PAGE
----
NEW ZEALAND DIPLOMAT NICHOLS MURDERED IN SOLOMON ISLANDS

By Michael Field

AUCKLAND, New Zealand (March 17, 2002 – Agence France-Presse)---A New Zealand diplomat was stabbed to death at her home in the Solomon Islands capital of Honiara Sunday, New Zealand Prime Minister Helen Clark said.

The murdered diplomat was Bridget Nichols, 50, who had served as deputy high commissioner for just a few months in the Pacific country, which has been sliding into anarchy following a three-year-long civil war, which claimed the lives of 100 people and displaced another 20,000.

Foreign Minister Phil Goff said two men had been taken in for questioning by the Royal Solomons Police.

"These people, we suspect, were burgling the garage of the house and were surprised by Bridget," he said.

However, police sources later told AFP the two men were security guards from the New Zealand compound on Panatina Ridge -- a one time World War Two battleground -- and are not suspects.

Nothing was taken from the house and there appear to have been no witnesses.

Clark said Nichols had been stabbed once with a kitchen knife. She did not know the motive.

"We just don't know. It is a mystery. . . We don't know what's behind this and we are being a little bit cautious," Clark said.

Last month a New Zealand construction worker was stabbed to death in Honiara. His killer is reportedly widely known in the capital, but he has not yet been arrested in what one foreign resident said was an indication of the breakdown of law and order.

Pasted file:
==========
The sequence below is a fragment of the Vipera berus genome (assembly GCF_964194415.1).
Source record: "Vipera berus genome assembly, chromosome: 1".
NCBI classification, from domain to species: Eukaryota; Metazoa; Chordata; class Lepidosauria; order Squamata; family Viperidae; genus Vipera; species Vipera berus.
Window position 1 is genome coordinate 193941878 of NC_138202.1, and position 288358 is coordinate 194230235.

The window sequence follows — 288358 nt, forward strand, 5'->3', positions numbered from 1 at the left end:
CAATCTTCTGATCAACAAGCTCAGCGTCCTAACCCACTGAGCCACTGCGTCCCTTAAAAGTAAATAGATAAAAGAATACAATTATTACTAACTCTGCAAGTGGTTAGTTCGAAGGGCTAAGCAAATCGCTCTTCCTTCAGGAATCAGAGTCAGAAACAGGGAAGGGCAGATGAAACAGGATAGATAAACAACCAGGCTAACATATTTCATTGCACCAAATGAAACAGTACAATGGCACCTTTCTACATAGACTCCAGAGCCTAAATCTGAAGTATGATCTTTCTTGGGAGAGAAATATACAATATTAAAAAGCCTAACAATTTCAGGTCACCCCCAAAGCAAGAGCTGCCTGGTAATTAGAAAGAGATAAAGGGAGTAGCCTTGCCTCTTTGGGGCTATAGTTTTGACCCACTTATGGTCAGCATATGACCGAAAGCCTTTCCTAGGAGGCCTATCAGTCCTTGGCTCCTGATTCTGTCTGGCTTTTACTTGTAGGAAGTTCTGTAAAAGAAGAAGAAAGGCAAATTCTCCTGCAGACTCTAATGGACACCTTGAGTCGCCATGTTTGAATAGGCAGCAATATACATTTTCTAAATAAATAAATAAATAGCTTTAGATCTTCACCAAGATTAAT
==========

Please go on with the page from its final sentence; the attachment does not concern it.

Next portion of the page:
Truce monitors in the country have recently abandoned their last post outside Honiara, fearful of their safety.

There have been calls for Australia and New Zealand to send armed police to save the country from lawlessness and the growing use of mercenaries, as well as to stop the flow of arms from the once warring Papua New Guinea island of Bougainville, on its northern border.

English born Nichols had been a diplomat for 10 years and before arriving in the Solomons had been based in Turkey, where she had met Clark.

She had been a volunteer worker in the Solomons between 1989 and 1991 and spoke local languages fluently.

Goff said she had been loading or unloading her car when attacked. She staggered from her property into the house of her neighbor, the administration officer of the New Zealand High Commission.

She was taken to a nearby hospital but died.

Goff said one of the first people on the scene was a New Zealand police inspector serving with the peace monitors.

Clark said the killing was ``very, very tragic.''

She said that due to the country's lawlessness, all staff were already under 24-hour patrol from a local security firm.

"We do our best to protect. But as of tonight the Solomon Islands police were putting on extra patrols around the homes.''

Meanwhile, a spokeswoman for the Australian Department of Foreign Affairs and Trade said the incident was tragic.

She said the situation in the Solomons was dangerous and warned Australians not to visit the islands.

"Australians have been warned to put off any travel to the Solomon Islands,'' she said.

"Australians already there should maintain a high level of personal security.''

Michael Field New Zealand/South Pacific Correspondent Agence France-Presse E-mail: afp.nz@clear.net.nz  Phone: (64 21) 688438 Fax: (64 21) 694035 Website: http://www.afp.com/english/  Website: http://www.michaelfield.org 

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